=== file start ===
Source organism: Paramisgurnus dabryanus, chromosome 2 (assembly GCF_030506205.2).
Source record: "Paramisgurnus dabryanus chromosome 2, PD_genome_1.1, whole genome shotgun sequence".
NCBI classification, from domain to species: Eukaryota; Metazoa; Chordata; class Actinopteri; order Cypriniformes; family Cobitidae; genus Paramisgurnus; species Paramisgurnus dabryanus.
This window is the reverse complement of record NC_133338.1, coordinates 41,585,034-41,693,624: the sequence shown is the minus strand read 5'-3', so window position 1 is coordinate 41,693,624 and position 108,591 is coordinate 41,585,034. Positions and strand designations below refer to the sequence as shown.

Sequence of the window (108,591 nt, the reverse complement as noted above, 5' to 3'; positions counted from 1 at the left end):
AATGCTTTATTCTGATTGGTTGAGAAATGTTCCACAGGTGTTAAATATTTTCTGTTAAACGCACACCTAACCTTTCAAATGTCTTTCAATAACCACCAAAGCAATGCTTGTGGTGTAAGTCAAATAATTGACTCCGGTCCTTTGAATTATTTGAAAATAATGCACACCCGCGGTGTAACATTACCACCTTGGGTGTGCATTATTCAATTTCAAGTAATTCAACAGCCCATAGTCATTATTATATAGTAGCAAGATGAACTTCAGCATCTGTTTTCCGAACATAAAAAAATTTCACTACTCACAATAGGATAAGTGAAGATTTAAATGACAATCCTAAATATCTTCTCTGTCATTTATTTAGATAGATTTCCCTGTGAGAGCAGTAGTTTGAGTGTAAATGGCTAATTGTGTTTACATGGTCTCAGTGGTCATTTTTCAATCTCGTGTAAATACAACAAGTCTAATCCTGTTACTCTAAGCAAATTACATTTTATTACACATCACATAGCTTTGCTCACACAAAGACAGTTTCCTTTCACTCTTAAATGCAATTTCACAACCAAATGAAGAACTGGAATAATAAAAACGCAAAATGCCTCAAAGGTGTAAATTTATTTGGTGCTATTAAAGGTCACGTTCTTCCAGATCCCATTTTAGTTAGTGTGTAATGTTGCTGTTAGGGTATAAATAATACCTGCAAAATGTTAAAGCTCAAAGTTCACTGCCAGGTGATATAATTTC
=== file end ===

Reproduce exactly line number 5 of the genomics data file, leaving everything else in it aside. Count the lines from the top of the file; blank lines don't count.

Sequence of the window (108,591 nt, the reverse complement as noted above, 5' to 3'; positions counted from 1 at the left end):